China new car sales slow down
Trend set to continue in 2015.
The world’s largest car market saw growth in vehicle sales half last year as the economy continued to be sluggish and manufacturers grappled with too much inventory and too much capacity.
The China Association of Automobile Manufacturers said that sales growth was just 6.9% last year, missing the 14% target and the 16% gain that was experienced in 2013. The bad news continues with forecast for this year set to be much in line with economic growth in the country, which is believed will come in at about 7.3%, the slowest pace since 1990.
However, this still means that there will be some 24 million cars delivered, almost 2 million more than last year. This increase is significant and is equal to the entire year’s delivery for more developed but smaller markets such as South Korea or France.
Not all manufacturers felt the squeeze, with GM reporting a 12% year-on-year growth, topping out at 3.54 million vehicles; but this still left them in second place to Volkswagen Group which retains the bragging rights after it too recorded a 12% growth with 3.67 million vehicles sold.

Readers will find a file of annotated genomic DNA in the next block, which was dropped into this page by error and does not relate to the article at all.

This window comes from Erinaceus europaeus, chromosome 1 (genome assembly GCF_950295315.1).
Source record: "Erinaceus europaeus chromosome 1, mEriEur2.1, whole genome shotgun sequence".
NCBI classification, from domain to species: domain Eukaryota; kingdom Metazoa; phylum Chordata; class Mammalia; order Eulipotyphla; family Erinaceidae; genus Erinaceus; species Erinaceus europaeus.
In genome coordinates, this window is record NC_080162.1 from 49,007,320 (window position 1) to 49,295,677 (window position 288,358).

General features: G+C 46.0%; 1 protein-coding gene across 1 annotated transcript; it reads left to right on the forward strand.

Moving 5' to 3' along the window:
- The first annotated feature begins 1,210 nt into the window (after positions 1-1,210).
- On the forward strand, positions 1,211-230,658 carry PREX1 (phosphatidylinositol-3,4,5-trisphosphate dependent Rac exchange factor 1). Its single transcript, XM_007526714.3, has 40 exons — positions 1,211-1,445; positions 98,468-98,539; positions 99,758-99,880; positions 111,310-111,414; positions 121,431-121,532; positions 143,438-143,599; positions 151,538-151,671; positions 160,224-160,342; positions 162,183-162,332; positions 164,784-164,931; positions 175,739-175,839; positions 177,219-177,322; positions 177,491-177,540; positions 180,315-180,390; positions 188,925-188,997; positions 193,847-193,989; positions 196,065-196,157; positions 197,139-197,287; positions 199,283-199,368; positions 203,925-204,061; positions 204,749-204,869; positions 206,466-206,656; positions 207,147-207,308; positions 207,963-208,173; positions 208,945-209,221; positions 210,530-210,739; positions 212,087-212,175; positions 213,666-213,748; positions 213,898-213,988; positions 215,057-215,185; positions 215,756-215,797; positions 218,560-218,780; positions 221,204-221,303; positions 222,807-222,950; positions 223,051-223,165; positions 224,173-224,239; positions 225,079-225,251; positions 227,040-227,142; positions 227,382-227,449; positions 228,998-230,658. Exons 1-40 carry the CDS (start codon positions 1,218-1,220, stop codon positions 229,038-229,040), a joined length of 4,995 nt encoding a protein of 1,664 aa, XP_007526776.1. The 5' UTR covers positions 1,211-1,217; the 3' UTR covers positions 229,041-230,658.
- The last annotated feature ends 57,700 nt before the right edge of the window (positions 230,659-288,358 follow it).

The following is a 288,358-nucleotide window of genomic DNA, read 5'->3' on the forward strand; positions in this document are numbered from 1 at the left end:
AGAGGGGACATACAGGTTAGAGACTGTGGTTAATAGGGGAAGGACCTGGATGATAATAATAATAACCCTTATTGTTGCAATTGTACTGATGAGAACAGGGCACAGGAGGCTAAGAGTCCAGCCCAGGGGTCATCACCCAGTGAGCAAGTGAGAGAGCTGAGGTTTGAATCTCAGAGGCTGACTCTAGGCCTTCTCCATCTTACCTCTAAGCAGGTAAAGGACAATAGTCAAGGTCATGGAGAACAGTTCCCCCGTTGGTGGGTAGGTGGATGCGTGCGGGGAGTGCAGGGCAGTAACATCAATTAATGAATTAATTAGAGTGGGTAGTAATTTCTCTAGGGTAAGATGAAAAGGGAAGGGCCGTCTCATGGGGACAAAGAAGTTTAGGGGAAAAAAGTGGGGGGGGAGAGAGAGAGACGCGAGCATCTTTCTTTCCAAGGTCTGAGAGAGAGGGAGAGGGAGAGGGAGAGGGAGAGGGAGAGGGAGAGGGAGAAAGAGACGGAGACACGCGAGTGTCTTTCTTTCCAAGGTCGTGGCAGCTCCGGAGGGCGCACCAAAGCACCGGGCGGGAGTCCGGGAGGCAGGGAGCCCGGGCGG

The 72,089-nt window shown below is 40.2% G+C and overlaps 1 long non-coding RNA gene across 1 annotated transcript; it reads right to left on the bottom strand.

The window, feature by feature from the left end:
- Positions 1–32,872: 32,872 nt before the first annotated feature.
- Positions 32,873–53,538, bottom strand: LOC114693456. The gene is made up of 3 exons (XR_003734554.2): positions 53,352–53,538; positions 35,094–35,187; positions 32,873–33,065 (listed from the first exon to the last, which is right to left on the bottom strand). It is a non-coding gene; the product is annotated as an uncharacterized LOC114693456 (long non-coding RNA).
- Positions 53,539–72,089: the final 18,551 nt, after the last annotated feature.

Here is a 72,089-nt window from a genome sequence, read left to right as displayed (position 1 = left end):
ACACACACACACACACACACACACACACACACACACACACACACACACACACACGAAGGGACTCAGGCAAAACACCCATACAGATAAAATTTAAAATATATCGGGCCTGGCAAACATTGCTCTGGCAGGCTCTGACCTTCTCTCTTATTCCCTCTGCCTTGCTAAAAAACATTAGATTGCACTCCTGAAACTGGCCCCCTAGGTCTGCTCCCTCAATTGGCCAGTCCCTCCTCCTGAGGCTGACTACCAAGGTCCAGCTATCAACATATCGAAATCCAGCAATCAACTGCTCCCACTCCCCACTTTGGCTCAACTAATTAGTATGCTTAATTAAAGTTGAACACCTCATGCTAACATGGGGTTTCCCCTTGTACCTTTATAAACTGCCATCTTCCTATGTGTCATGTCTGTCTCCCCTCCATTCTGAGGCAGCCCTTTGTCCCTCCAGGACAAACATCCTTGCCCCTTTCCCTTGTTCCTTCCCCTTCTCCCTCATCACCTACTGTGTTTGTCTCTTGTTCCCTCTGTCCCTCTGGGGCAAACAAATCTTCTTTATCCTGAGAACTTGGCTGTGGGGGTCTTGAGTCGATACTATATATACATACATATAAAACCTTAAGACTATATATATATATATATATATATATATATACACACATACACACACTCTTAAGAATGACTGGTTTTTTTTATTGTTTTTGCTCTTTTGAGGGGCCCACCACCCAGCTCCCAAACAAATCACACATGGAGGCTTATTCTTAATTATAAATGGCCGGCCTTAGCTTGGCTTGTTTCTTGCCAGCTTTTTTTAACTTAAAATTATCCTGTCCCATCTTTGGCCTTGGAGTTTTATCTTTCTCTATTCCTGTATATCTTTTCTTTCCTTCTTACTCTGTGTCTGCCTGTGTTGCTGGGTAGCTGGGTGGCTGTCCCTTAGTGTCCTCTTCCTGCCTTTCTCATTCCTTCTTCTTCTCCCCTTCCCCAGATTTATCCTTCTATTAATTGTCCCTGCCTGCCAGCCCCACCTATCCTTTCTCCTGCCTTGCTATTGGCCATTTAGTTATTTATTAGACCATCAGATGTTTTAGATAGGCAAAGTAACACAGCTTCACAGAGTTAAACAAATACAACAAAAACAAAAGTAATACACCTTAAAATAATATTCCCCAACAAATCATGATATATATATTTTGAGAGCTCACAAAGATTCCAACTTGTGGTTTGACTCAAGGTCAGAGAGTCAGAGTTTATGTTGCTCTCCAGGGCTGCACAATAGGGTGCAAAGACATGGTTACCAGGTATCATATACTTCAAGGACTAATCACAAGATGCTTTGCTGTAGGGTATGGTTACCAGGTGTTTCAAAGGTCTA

In addition to the economic deceleration, demand for cars is taking a hit from the increasing number of cities placing restrictions on car sales to tackle their worsening air pollution and traffic problems. In December, the affluent southern city of Shenzhen joined other urban centers in curbing car purchases. The city now caps the number of new cars at 100,000 vehicles a year, less than half of an estimated 250,000 new vehicles sold in 2014. Other cities that might follow suit this year include Chengdu, Suzhou, Nanjing and Xian, said Ways Consulting Co., a Guangzhou-based consulting firm focused on the Chinese automotive industry. Each of the cities has had more than 100 autos per kilometer on the road, said the consultancy, adding that the four cities sold more than 1.2 million new cars in the first 10 months of 2014.